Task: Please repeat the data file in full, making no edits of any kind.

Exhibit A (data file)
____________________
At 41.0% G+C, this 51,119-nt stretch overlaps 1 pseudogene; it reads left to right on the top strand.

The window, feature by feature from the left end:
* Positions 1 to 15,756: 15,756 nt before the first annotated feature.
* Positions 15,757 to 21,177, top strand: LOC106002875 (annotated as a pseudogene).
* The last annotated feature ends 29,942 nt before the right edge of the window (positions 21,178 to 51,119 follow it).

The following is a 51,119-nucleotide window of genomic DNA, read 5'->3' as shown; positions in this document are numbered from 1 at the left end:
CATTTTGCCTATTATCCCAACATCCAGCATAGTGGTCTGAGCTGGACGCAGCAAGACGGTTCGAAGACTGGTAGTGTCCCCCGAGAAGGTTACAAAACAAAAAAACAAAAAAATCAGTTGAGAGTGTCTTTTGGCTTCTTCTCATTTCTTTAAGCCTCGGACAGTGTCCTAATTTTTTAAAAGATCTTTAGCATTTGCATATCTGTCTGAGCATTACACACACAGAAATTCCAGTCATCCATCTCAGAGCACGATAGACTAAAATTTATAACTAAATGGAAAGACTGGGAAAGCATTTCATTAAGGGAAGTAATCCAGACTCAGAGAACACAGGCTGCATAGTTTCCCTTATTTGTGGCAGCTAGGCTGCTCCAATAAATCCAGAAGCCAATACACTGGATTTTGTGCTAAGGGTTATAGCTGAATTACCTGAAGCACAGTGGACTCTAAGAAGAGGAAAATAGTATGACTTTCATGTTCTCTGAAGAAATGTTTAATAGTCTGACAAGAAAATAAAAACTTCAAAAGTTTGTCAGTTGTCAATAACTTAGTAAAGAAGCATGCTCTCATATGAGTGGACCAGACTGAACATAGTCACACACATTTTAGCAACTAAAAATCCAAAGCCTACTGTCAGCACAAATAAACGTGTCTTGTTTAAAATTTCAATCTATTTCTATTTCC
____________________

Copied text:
At 41.0% G+C, this 51,119-nt stretch overlaps 1 pseudogene; it reads left to right on the top strand.

The window, feature by feature from the left end:
* Positions 1 to 15,756: 15,756 nt before the first annotated feature.
* Positions 15,757 to 21,177, top strand: LOC106002875 (annotated as a pseudogene).
* The last annotated feature ends 29,942 nt before the right edge of the window (positions 21,178 to 51,119 follow it).

The following is a 51,119-nucleotide window of genomic DNA, read 5'->3' as shown; positions in this document are numbered from 1 at the left end:
CATTTTGCCTATTATCCCAACATCCAGCATAGTGGTCTGAGCTGGACGCAGCAAGACGGTTCGAAGACTGGTAGTGTCCCCCGAGAAGGTTACAAAACAAAAAAACAAAAAAATCAGTTGAGAGTGTCTTTTGGCTTCTTCTCATTTCTTTAAGCCTCGGACAGTGTCCTAATTTTTTAAAAGATCTTTAGCATTTGCATATCTGTCTGAGCATTACACACACAGAAATTCCAGTCATCCATCTCAGAGCACGATAGACTAAAATTTATAACTAAATGGAAAGACTGGGAAAGCATTTCATTAAGGGAAGTAATCCAGACTCAGAGAACACAGGCTGCATAGTTTCCCTTATTTGTGGCAGCTAGGCTGCTCCAATAAATCCAGAAGCCAATACACTGGATTTTGTGCTAAGGGTTATAGCTGAATTACCTGAAGCACAGTGGACTCTAAGAAGAGGAAAATAGTATGACTTTCATGTTCTCTGAAGAAATGTTTAATAGTCTGACAAGAAAATAAAAACTTCAAAAGTTTGTCAGTTGTCAATAACTTAGTAAAGAAGCATGCTCTCATATGAGTGGACCAGACTGAACATAGTCACACACATTTTAGCAACTAAAAATCCAAAGCCTACTGTCAGCACAAATAAACGTGTCTTGTTTAAAATTTCAATCTATTTCTATTTCC